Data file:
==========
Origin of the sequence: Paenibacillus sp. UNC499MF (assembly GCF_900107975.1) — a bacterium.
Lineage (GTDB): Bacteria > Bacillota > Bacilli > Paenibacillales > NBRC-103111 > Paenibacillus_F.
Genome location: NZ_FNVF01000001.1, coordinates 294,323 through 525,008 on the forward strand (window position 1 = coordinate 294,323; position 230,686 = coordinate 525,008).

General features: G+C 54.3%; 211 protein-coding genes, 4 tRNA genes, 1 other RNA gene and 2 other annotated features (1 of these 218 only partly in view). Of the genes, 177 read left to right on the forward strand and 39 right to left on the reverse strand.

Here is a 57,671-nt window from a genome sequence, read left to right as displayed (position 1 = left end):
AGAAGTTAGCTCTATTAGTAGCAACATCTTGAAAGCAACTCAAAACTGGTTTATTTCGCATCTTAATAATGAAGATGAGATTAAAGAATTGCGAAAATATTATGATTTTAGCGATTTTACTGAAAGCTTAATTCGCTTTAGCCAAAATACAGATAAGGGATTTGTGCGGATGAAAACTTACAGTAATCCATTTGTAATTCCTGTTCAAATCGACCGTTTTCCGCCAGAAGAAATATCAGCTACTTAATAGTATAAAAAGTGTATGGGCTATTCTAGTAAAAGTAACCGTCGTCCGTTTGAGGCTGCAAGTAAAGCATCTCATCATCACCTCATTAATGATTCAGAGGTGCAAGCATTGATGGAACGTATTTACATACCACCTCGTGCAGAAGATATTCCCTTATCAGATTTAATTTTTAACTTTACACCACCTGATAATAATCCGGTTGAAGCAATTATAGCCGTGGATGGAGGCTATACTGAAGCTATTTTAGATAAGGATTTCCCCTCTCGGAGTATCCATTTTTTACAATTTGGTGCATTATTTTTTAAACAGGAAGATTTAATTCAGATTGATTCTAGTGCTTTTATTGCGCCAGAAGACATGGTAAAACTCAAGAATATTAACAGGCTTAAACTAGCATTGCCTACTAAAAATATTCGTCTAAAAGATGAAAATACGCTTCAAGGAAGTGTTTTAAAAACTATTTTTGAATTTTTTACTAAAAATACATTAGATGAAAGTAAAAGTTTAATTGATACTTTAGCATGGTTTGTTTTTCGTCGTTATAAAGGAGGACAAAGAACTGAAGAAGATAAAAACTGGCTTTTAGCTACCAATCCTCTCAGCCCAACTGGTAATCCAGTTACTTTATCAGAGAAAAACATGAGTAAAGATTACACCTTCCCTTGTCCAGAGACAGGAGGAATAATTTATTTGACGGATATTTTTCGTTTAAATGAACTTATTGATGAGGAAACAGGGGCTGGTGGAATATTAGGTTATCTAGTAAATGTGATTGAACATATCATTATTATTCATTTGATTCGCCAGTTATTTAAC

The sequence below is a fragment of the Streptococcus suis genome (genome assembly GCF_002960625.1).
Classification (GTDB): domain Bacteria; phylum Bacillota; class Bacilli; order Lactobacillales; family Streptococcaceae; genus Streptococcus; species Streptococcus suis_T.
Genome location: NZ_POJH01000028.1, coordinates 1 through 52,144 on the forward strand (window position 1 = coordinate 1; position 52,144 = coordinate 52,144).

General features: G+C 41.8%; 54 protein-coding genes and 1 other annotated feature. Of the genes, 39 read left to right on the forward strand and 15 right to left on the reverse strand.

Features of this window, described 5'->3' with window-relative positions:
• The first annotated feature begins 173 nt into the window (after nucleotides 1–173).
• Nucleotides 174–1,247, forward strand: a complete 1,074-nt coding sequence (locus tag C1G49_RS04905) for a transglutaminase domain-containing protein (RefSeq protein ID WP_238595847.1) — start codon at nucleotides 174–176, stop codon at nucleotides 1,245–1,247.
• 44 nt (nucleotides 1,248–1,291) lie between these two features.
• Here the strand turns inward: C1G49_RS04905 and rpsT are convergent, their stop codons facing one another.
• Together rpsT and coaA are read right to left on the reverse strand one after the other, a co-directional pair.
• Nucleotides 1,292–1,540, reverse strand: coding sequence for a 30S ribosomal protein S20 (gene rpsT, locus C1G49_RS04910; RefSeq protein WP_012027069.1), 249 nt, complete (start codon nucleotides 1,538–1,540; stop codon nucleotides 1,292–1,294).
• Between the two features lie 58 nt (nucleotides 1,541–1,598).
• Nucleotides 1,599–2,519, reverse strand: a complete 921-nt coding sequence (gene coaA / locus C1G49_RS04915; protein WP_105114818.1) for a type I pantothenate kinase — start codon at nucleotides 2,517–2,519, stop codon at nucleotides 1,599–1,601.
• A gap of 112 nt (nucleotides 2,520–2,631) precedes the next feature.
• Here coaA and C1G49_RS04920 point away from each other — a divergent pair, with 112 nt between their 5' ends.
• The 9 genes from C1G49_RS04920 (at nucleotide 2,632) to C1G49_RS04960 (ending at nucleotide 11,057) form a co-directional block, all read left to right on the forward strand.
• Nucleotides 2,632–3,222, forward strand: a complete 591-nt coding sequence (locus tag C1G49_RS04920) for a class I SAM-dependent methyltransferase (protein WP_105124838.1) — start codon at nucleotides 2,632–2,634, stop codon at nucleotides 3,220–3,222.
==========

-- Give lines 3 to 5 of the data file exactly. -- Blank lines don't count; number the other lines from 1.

Genome location: NZ_FNVF01000001.1, coordinates 294,323 through 525,008 on the forward strand (window position 1 = coordinate 294,323; position 230,686 = coordinate 525,008).

General features: G+C 54.3%; 211 protein-coding genes, 4 tRNA genes, 1 other RNA gene and 2 other annotated features (1 of these 218 only partly in view). Of the genes, 177 read left to right on the forward strand and 39 right to left on the reverse strand.

Here is a 57,671-nt window from a genome sequence, read left to right as displayed (position 1 = left end):